Congresswoman Nancy Pelosi

Pelosi: Calls for Real Pension Reform, Not GOP Bill That Would Weaken Current Law Protecting Employee Pensions

September 25, 2002 

Washington, D.C. -- House Minority Leader Richard Gephardt, Democratic Whip Nancy Pelosi and other Democrats joined the Campaign for America’s Future and AFL-CIO President John Sweeney at a news conference this morning to call for real pension reform. The Republican leadership wants to bring to the House floor today a resolution urging the Senate to approve the House-passed bill, which would encourage corporations to renege on their obligations to provide pension coverage to low-wage and middle-level employees, while still providing lavish pension benefits to their highest paid employees. The following is a statement by House Democratic Whip Nancy Pelosi (D-CA):

"Our nation’s economy cannot move forward when its workers cannot forecast their own economic futures. The financial debacles that began with Enron -and continue to unfold today - make clear the need for reform of the pension system.

"In going forward with this effort, I would remind colleagues of an oath written for doctors but just as salient for elected officials: First, do no harm. By the standards of the Hippocratic oath, House Republicans committed the equivalent of legislative malpractice when they passed their so-called pension reform bill this spring.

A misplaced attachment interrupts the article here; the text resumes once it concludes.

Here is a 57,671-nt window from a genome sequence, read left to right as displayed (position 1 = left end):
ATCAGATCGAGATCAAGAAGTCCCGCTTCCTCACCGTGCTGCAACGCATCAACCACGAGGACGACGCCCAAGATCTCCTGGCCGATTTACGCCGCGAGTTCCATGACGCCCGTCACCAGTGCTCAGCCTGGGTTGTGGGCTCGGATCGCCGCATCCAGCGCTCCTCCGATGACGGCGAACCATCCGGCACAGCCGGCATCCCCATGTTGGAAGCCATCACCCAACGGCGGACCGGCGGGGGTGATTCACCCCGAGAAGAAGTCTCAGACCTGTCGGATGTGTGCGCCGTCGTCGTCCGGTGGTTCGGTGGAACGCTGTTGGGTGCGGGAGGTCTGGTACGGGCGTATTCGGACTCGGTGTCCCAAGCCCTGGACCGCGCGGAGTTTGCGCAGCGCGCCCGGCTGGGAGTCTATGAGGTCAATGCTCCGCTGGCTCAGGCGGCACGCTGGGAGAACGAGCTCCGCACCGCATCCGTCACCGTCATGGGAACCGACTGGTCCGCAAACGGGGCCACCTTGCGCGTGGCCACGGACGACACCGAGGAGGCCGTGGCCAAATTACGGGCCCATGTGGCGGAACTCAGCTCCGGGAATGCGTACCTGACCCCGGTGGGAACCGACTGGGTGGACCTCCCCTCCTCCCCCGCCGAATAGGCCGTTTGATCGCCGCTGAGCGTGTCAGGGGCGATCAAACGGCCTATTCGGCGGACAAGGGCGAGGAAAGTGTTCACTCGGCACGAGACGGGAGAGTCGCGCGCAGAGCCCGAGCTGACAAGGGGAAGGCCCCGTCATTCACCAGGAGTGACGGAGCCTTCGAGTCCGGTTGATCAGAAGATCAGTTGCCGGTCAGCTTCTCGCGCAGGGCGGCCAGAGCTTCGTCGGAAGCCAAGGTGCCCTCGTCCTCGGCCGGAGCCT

"Their legislation actually weakens current law protecting employee pensions and opens dangerous new loopholes. For example, the Republican bill permits self-interested investment firms to be the principal financial advisors to employees. The Republican bill also fails to give employees a seat at the table of pension boards and does not require executives to subject their pensions to the same risk employees face when a company experiences significant financial problems.

"Enron’s employees, and the whole world, now know that the company cooked the books to make its financial statements look better. Employee representatives on the pension board could have put a stop to these practices before 15,000 workingmen and women saw their savings evaporate.

"Real pension reform, the kind this country so desperately needs, would empower workers to make their own decisions about the retirement savings.

"The Democratic proposal does just this. It would ensure working people get accurate investment advice, representation on pension boards to protect their interests, and notification when executives are dumping company stock. It would hold plans accountable through tougher criminal penalties for misconduct and would give employees the right to collect damages when they are misled.

"Whether it is ergonomics, unemployment benefits, health care, or retirement security, Republican control of the House has meant that the needs of workers take a back seat to business interests.

"We cannot let this happen to pension reform. It is simply too important.

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